Once-daily feeding9.54.013.5
Twice-daily feeding6.63.39.9
SEM0.30.10.2
Table 4—

Mean digestibility in dogs (n = 6) fed LLM, SBM, and PBP meal as dietary protein sources with (+) or without (-) supplemental β-mannanase (5 g/kg).

ItemTreatmentEffects*
LLM+LLM-SBM+SBM-PBP+PBP-SEMEnzymeProtein sourceEnzyme X protein source
Body weight (kg)18.818.918.718.818.618.70.8NSNSNS
Intake
 DM (g/d)310.8310.9311.7311.7304.4304.424.9NSNSNS
 Nitrogen (g/d)9.59.59.99.99.99.90.8NSNSNS
Energy (cal/g of DM)4,6974,6974,6494,6494,8194,819NANANANA
Total tract digestibility
 DM0.8800.8800.8650.8550.9130.9130.01NS< 0.001NS
 Nitrogen0.8510.8560.8520.8450.8690.8680.12NSNSNS
Digestible energy (cal/g)4,0944,0984,0143,9914,2544,25632NS< 0.001NS

Values of P < 0.05 were considered significant.

Probability of greater F value.

Poultry by-product, compared with SBM + LLM.

Conventional soybean meal, compared with LLM.

NS = Not significant.

See Table 2 for remainder of key.

Fecal output on an as-is basis was lower (mean, 66.3 g/d; P < 0.001) for dogs consuming PBP, compared with the soy-fed dogs (mean, 134.7 g/d; Table 5). No differences were detected in total fecal output of SBM- or LLM-fed dogs. Fecal moisture was lower (mean, 599 g/kg; P < 0.001) in PBP-fed dogs, compared with the mean of soy-fed dogs (698 g/kg). No differences in fecal moisture were detected when SBM was compared with LLM. Fecal quality was determined by visual scoring for volume, stickiness, adhesiveness, and moisture. Dogs consuming PBP foods had lower volume (mean, 2.6; P = 0.001), stickiness (mean, 2.3; P < 0.001), and adhesiveness (mean, 3.6; P = 0.002), compared with the mean of all soy foods. No differences were detected in fecal scores when SBM and LLM foods were compared.

Table 5—

Mean fecal quality of dogs (n = 6) fed LLM, SBM, and PBP meal as dietary protein sources with (+) or without (-) supplemental β-mannanase (5 g/kg).

ItemTreatmentEffects*
LLM+LLM-SBM+SBM-PBP+PBP-SEMEnzymeProtein sourceEnzyme X protein source
Fecal output (g/d)119.1125.1142.0152.564.867.712.5NS< 0.001NS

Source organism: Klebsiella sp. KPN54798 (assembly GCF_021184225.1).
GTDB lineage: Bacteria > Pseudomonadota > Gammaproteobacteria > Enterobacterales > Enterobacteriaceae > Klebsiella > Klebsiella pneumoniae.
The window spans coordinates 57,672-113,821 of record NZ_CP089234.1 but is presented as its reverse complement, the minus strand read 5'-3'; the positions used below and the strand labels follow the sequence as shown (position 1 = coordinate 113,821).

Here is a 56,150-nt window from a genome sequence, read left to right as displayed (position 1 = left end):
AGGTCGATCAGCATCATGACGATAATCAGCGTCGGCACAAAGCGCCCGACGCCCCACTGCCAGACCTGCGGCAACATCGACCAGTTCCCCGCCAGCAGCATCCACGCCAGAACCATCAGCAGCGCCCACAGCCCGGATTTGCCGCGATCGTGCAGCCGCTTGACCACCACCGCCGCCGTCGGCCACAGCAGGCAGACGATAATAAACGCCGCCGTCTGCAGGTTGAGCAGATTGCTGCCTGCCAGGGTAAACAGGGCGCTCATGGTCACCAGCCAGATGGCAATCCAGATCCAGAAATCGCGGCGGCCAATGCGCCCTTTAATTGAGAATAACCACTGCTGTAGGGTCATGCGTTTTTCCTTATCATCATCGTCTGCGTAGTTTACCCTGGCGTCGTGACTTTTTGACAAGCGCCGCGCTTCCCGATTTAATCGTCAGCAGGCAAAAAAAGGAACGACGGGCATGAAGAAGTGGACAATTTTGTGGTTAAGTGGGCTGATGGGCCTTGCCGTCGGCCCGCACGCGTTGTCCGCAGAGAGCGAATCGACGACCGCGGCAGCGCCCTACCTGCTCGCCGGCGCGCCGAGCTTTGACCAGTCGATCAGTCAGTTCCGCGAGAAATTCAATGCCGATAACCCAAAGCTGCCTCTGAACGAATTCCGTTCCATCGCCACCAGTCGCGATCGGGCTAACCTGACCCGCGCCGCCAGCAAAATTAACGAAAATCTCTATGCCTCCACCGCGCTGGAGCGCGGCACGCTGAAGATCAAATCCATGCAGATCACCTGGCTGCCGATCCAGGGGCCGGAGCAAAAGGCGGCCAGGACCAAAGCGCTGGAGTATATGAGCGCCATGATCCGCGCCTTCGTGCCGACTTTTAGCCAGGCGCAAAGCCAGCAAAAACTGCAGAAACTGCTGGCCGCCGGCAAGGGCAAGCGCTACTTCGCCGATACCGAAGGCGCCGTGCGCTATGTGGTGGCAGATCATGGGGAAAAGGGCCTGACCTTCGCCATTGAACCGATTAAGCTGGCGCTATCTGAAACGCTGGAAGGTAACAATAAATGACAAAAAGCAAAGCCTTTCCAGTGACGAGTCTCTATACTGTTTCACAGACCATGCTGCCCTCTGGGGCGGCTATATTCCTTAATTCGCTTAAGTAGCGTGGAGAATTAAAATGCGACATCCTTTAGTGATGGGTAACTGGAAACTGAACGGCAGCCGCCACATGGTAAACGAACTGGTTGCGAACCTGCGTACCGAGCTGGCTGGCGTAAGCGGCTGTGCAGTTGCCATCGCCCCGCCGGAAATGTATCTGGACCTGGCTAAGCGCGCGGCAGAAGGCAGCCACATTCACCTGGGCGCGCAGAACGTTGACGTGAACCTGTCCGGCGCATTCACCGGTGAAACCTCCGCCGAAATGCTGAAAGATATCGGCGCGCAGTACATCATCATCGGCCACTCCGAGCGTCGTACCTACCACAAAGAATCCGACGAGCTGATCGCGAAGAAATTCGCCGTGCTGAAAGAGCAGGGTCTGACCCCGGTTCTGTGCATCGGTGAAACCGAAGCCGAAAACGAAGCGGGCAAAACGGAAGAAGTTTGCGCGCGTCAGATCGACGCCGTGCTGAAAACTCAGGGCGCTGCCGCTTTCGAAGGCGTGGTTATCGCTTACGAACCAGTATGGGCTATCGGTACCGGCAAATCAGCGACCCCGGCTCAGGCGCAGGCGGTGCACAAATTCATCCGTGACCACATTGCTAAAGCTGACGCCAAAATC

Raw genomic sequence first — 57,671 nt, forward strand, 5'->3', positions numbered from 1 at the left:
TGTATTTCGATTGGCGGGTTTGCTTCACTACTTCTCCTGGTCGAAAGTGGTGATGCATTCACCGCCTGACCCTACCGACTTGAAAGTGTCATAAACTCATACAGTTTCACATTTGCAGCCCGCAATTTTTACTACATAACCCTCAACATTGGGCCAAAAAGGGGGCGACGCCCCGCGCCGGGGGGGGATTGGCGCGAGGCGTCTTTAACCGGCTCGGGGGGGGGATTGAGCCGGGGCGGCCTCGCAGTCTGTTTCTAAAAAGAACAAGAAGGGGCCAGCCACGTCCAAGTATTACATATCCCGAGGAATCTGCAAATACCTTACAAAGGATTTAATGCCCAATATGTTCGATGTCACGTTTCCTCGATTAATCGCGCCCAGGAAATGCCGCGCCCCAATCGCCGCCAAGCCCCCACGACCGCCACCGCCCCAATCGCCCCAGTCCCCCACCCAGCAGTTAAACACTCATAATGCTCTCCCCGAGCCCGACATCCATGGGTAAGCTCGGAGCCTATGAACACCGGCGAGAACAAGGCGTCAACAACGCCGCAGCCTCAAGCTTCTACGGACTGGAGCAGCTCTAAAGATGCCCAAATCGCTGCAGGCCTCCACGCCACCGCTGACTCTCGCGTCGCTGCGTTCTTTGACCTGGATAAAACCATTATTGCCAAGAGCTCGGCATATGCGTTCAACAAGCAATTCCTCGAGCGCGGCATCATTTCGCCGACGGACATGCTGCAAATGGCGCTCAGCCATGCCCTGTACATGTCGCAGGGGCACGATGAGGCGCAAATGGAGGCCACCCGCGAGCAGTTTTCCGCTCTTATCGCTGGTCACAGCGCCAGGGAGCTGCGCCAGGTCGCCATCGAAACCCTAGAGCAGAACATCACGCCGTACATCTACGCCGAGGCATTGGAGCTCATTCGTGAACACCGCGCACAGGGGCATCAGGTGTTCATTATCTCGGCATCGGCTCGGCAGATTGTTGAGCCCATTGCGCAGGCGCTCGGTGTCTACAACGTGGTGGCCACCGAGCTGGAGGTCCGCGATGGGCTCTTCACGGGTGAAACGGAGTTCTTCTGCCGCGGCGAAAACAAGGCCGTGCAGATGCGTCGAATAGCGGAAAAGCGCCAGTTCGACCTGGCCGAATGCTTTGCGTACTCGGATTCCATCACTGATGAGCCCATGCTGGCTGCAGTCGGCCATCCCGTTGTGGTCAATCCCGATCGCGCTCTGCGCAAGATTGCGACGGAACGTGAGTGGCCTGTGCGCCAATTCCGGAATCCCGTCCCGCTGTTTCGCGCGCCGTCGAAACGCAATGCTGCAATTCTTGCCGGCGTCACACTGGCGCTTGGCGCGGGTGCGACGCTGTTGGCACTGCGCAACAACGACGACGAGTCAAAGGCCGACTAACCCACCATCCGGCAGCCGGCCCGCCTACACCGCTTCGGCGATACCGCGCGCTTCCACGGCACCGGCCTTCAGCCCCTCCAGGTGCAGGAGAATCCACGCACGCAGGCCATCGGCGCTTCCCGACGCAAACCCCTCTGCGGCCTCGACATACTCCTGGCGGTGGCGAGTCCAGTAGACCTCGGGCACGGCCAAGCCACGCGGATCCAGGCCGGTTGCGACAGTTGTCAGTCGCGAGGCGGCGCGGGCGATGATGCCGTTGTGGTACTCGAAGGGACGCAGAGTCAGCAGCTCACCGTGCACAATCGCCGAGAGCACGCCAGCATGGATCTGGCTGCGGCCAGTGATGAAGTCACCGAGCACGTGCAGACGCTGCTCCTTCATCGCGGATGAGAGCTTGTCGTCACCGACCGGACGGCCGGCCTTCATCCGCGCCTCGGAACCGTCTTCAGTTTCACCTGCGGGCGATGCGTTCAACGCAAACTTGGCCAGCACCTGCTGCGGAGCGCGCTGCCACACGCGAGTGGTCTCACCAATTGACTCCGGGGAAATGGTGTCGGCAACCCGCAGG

Fecal moisture (g/kg)677.2702.2707.1706.5592.6604.315.7NS< 0.001NS
Volume3.13.53.33.52.72.40.2NS0.001NS
Stickiness2.82.92.72.92.52.10.1NS< 0.001NS
Adhesiveness§3.23.13.33.23.83.40.1NS0.002NS
Moisture2.42.32.32.42.42.10.1NSNSNS

Values of P 0.05 were considered significant.

Probability of greater F value.

Values were determined on the basis of visual scoring of volume: 1, very small and 5, very large.

Values were determined on the basis of visual scoring of stickiness by insertion of metal spatula: 1, not sticky and 5, very sticky.

Values were determined on the basis of visual scoring of adhesiveness: 1, not adhesive and 5, very adhesive.

Values were determined on the basis of visual scoring of moisture: 1, not moist and 5, very moist.

Poultry by-product, compared with SBM + LLM.

NS = Not significant.

No differences were detected for all fecal metabolites regardless of the addition of supplemental enzyme; however, differences among protein sources were detected (Table 6). The PBP diet had lower concentrations of fecal carboxylic acids and esters, compared with SBM and LLM. Dogs had higher concentrations of heterocycles (P < 0.001), phenols (P < 0.001), thio and sulfides (P<0.001), ketones (P<0.001), alcohols (P<0.001), and indoles (P<0.001) when fed PBP than when fed the soy-containing foods. No differences were detected in any fecal odor metabolites with the exception of carboxylic acids when SBM was compared with LLM. The SBM had the highest concentration of carboxylic acids, compared with all other treatments. No differences were observed among treatments for any flatulence components analyzed (Table 7).

Table 6—

Mean fecal odor metabolites (area under curve × 103/10 g of feces) in dogs (n = 6) fed LLM, SBM, and PBP meal as dietary protein sources with (+) or without (-) supplemental β-mannanase (5 g/kg).

ItemTreatmentEffects*
LLM+LLM-SBM+SBM-PBP+PBP-SEMEnzymeProtein sourceEnzyme X protein source
Carboxylic acids†‡4164456707951934120NS< 0.001NS